The Time of Caravaggio Masterpieces from Roberto Longhi’s Collection

How many times have I already talked here about the art historian Roberto Longhi (Alba 1890 – Florence 1970)? This year marks the fiftieth anniversary of his death. In this exhibition, called  Il Tempo di Caravaggio – Masterpieces from Roberto Longhi’s collection at the Capitoline Museums, fifty masterpieces are exhibited from Longhi’s Florentine home, a villa named Il Tasso.

The Time of Caravaggio Masterpieces from Roberto Longhi’s Collection
The Time of Caravaggio Masterpieces from Roberto Longhi’s Collection

These paintings were part of his private collection, which gave Longhi the chance to be among the first to study Caravaggio. This passion, almost an obsession, stayed with him his entire life. Consider that he graduated in his twenties from the University of Turin with Pietro Toesca, another great art historian, one of whose students was Federico Zeri. Longhi’s dissertation was on none other than Michelangelo Merisi da Caravaggio, who — though now it’s hard to imagine — was a little-known painter at that time. The exhibition starts off with a bang. After an entrance introducing us to Roberto Longhi, we are immediately taken into something of a private viewing room where on the wall is the depiction of the nervous recoiling of the Boy Bitten by a Lizard, one of Caravaggio’s masterpieces from his Roman period.

Boy Bitten by a Lizard one of Caravaggio's masterpieces
Boy Bitten by a Lizard Caravaggio

I was amazed by the feeling of pain conveyed by the young man’s face, his grimace, and his tensed hand. It is followed by Longhi’s in-depth study of this genuine icon of art. His study includes notes in the form of small drawings and sketches. We have to say that not only did he have the gift of writing, but he was likewise talented at drawing, considering how he portrayed the figure of the boy with a charcoal technique, signing and dating it. In other rooms, you’ll find a succession of painted masterpieces by artists from the 17th century, Caravaggio’s contemporaries, often influenced by the new chiaroscuro trend. There are painters little known to the broader public such as Pier Francesco Mazzucchelli, known as Morazzone (Morazzone, July 29, 1573 – Piacenza, 1626). Some are known only to connoisseurs, such as the Master of Emmaus di Pau, who was active in Naples, the Flemish artist Dirk Van Buberen, and the Piedmontese artist Giovanni Antonio Molineri, active in Rome.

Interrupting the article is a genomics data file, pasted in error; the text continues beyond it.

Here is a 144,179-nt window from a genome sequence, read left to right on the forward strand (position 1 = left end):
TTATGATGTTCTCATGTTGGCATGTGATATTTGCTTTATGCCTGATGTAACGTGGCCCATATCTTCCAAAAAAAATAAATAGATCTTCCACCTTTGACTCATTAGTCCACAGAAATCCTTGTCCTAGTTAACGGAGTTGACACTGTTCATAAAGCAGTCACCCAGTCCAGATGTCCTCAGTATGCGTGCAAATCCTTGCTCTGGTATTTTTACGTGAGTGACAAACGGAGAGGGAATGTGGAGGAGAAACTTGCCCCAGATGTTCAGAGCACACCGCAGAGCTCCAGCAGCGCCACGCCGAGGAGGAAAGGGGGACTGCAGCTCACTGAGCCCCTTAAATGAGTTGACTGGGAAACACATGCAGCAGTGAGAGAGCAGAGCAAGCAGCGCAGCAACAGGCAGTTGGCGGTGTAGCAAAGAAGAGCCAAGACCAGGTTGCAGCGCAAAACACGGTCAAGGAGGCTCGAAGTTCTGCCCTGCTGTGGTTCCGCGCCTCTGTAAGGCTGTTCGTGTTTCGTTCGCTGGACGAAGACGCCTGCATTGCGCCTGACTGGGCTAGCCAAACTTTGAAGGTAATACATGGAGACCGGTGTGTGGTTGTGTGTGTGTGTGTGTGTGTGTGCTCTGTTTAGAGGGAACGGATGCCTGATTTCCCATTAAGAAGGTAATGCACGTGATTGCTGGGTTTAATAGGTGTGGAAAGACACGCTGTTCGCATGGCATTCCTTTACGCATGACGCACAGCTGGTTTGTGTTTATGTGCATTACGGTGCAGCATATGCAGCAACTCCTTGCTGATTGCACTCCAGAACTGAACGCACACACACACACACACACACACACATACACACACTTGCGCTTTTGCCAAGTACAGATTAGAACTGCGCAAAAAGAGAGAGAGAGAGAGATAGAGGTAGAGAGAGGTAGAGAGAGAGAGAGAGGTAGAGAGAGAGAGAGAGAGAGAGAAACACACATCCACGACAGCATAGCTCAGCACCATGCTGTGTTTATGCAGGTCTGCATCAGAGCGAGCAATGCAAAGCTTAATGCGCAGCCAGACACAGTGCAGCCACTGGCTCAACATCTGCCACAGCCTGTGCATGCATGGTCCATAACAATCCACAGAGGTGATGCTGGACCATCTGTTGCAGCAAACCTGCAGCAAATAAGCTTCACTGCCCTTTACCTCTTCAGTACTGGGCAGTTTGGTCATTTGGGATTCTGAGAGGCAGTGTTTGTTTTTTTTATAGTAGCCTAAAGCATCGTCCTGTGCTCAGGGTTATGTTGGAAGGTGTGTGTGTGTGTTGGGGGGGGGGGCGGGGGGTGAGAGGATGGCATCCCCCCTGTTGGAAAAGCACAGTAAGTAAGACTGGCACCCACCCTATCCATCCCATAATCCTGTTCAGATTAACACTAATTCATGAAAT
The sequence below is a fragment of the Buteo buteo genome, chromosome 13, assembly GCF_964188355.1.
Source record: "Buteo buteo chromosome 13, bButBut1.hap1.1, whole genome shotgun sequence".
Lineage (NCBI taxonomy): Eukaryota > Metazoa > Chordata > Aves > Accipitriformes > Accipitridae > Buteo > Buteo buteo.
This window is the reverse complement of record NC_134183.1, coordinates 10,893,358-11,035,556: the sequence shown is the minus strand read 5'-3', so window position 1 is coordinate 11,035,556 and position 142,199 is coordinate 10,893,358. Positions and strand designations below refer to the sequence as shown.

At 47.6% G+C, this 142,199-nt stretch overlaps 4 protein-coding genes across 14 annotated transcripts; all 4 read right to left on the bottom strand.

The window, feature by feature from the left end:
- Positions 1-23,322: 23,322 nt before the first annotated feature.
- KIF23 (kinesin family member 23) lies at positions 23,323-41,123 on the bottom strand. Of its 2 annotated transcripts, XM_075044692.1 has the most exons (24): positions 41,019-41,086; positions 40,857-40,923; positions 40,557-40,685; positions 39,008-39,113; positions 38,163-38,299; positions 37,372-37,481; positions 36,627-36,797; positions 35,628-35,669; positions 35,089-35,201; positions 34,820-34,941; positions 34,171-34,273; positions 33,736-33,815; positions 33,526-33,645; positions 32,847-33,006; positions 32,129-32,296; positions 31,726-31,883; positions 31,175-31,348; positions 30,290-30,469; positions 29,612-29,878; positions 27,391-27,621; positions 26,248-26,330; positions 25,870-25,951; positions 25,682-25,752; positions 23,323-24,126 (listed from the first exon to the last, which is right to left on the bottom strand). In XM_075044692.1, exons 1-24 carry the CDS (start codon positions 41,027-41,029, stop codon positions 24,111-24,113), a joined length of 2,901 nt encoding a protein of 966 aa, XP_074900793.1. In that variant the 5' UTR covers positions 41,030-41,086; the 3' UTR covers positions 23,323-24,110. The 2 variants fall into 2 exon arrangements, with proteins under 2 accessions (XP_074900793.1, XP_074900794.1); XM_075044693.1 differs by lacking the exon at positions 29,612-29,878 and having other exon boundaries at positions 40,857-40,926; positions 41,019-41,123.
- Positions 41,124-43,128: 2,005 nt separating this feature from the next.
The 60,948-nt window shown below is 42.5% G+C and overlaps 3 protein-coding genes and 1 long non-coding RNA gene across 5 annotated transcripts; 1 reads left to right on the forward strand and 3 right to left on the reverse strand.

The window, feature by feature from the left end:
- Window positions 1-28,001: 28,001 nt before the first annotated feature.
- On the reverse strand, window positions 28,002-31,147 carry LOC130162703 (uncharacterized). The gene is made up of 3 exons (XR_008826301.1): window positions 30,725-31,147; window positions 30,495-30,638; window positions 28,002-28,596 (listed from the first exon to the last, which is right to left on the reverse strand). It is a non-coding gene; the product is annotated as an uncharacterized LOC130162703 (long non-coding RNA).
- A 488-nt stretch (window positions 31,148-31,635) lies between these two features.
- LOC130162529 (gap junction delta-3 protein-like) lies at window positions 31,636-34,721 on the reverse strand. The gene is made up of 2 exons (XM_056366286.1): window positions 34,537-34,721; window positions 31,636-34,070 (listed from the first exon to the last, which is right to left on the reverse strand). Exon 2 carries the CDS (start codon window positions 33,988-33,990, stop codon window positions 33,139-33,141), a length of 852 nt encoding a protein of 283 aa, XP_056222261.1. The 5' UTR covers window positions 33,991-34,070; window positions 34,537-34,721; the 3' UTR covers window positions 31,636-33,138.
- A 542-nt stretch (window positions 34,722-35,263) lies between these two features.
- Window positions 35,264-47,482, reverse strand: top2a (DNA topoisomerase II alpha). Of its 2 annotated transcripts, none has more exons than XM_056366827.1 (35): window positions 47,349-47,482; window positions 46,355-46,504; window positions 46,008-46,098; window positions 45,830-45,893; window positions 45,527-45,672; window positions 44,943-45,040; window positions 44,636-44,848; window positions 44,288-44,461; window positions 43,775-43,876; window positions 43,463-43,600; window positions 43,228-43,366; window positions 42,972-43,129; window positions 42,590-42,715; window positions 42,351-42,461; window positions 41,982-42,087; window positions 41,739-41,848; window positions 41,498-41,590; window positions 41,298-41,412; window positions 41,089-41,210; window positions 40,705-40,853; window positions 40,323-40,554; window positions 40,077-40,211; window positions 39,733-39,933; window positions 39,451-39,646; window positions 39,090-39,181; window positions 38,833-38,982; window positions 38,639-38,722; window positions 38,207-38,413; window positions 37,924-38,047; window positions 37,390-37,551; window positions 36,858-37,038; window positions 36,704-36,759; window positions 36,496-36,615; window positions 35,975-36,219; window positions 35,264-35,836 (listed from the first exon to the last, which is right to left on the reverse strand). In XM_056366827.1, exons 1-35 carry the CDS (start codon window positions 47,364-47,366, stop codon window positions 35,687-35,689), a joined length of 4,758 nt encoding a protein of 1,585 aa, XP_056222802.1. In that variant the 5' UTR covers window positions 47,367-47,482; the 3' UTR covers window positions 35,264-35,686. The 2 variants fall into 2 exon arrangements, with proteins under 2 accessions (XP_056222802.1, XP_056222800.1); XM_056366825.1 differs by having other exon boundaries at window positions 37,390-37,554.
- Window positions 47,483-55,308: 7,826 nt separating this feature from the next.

The Time of Caravaggio Masterpieces from Roberto Longhi’s Collection
Giovanni Antonio Molineri Madonna and Child and St. Anne

Of course, we can also see the beautiful paintings of some artists of great renown the likes of the Roman artist Angelo Caroselli.

Allegory of Youth and Old Age by Angelo Caroselli
Angelo Caroselli Allegory of Youth and Old Age

And there is the Venetian artist Carlo Saraceni, also known as Carlo Saracino (1585–1625), seen here with some of his splendid works.

The Time of Caravaggio Masterpieces from Roberto Longhi’s Collection Carlo Saraceni
Moses is Saved from the Water by Pharaoh’s Daughters and Judith and the Head of Holofernes by Carlo Saraceni

Next we are some of the crème-de-la-creme artists here, such as the Genoese artist Bernardo Strozzi, here with a beautiful portrait.

Bernardo Strozzi at The time of Caravaggio
The Time of Caravaggio Head of a Young Man Bernardo Strozzi

The real awe comes with a series of paintings by Jusepe de Ribera known as the Apostles. Despite seeming straight out of one of today’s horror films, they convey a peerless emotional and spiritual power. Make sure to go to this gorgeous exhibition.

 

 Il Tempo di Caravaggio – Masterpieces from Roberto Longhi’s collection
Capitolini – Palazzo Caffarelli
Piazza del Campidoglio,
Till January 10,2021